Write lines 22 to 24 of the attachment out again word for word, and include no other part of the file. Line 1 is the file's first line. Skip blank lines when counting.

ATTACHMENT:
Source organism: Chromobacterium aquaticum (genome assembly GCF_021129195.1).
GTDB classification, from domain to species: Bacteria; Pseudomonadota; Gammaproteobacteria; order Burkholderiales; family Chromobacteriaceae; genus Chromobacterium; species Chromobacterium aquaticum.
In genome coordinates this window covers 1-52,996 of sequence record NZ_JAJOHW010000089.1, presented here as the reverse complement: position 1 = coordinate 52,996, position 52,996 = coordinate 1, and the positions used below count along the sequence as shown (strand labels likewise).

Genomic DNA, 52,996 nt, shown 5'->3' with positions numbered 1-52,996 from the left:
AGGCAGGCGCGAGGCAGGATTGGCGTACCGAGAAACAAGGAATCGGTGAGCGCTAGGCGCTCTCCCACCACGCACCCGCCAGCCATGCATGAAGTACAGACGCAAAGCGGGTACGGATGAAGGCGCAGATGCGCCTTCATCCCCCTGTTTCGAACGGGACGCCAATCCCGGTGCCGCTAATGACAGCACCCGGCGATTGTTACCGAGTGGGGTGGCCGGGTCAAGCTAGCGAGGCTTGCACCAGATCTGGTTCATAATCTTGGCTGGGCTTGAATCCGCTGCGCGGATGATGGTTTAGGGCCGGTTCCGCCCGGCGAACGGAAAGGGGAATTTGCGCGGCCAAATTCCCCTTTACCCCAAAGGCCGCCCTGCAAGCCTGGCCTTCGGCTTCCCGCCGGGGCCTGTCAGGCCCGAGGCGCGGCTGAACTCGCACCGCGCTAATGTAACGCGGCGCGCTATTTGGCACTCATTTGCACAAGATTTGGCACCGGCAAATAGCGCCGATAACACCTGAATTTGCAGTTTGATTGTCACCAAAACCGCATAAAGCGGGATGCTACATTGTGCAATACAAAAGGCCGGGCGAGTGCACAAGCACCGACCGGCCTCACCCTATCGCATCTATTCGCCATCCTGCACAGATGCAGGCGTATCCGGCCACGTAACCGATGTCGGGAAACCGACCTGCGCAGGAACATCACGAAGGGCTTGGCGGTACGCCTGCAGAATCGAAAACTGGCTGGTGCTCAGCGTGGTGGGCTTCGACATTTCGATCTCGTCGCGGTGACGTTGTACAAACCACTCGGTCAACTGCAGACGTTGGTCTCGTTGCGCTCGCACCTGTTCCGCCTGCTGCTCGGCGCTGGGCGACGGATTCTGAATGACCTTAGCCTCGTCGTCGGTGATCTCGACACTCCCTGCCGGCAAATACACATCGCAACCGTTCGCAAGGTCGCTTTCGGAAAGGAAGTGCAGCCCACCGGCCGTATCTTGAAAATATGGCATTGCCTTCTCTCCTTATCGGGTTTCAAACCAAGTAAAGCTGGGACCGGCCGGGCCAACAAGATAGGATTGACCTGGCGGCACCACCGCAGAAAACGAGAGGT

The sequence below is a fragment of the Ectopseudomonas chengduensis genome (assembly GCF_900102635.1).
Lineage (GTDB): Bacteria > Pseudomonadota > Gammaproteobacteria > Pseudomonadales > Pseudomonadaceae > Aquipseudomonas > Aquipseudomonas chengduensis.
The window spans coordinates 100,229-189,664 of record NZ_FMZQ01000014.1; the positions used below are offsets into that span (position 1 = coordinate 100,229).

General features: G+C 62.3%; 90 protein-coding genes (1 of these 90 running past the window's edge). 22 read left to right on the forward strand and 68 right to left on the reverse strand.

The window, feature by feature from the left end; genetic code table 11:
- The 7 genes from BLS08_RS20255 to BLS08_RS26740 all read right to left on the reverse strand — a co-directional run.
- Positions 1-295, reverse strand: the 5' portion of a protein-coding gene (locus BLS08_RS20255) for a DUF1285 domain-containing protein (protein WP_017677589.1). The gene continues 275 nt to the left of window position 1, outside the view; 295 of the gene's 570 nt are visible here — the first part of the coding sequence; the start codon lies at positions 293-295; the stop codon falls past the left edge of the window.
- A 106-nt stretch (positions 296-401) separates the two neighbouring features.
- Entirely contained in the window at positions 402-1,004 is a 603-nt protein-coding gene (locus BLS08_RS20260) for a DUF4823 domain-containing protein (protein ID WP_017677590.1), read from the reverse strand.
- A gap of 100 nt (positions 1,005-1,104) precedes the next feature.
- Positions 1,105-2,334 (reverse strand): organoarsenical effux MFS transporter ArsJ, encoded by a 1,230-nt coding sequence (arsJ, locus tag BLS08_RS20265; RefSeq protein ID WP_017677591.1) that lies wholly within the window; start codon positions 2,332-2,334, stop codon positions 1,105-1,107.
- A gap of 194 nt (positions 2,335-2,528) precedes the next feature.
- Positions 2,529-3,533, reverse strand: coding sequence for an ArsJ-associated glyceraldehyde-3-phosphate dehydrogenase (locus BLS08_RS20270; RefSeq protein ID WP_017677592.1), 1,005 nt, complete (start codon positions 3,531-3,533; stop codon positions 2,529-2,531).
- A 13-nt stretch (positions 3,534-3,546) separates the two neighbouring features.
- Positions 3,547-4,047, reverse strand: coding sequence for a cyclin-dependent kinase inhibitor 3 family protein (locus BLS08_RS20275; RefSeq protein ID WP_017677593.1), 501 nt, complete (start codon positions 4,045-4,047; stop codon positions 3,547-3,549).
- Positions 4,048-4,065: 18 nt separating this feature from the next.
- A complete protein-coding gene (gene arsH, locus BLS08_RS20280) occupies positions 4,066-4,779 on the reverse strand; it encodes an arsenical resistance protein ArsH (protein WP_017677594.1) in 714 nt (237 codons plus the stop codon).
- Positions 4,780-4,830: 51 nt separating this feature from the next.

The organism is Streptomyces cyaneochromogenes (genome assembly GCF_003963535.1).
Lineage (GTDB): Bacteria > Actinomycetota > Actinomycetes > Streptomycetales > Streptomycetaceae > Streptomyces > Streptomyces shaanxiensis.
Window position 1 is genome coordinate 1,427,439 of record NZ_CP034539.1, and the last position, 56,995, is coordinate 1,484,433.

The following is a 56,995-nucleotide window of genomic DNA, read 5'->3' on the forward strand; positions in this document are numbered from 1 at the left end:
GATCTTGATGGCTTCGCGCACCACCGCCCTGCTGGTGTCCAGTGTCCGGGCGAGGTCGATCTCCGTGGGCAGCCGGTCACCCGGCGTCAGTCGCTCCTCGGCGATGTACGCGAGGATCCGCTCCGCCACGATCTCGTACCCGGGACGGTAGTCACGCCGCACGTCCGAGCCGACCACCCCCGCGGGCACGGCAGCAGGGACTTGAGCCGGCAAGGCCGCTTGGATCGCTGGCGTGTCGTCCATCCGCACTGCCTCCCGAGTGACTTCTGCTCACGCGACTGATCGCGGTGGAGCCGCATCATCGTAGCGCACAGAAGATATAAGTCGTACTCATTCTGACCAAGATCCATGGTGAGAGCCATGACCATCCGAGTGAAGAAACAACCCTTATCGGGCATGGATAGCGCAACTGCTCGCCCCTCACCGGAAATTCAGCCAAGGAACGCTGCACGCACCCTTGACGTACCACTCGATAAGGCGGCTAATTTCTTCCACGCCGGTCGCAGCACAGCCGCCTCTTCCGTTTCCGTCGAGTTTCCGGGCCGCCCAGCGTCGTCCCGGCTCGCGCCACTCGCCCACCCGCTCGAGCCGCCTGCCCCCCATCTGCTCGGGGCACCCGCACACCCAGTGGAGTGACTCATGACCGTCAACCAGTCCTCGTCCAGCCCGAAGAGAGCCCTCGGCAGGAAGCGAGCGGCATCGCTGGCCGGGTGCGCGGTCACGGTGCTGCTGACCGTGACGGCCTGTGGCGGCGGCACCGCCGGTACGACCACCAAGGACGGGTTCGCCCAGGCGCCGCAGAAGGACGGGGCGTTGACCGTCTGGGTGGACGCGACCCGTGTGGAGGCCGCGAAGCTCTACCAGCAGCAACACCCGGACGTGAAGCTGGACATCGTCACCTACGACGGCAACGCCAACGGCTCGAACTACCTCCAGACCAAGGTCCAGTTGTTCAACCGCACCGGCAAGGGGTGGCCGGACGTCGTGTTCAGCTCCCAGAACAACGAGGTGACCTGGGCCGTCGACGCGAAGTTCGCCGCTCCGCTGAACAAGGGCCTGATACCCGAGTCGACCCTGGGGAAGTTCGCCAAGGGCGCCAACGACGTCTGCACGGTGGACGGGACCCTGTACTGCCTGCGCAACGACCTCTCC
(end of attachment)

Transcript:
- A complete protein-coding gene (gene arsH, locus BLS08_RS20280) occupies positions 4,066-4,779 on the reverse strand; it encodes an arsenical resistance protein ArsH (protein WP_017677594.1) in 714 nt (237 codons plus the stop codon).
- Positions 4,780-4,830: 51 nt separating this feature from the next.

The organism is Streptomyces cyaneochromogenes (genome assembly GCF_003963535.1).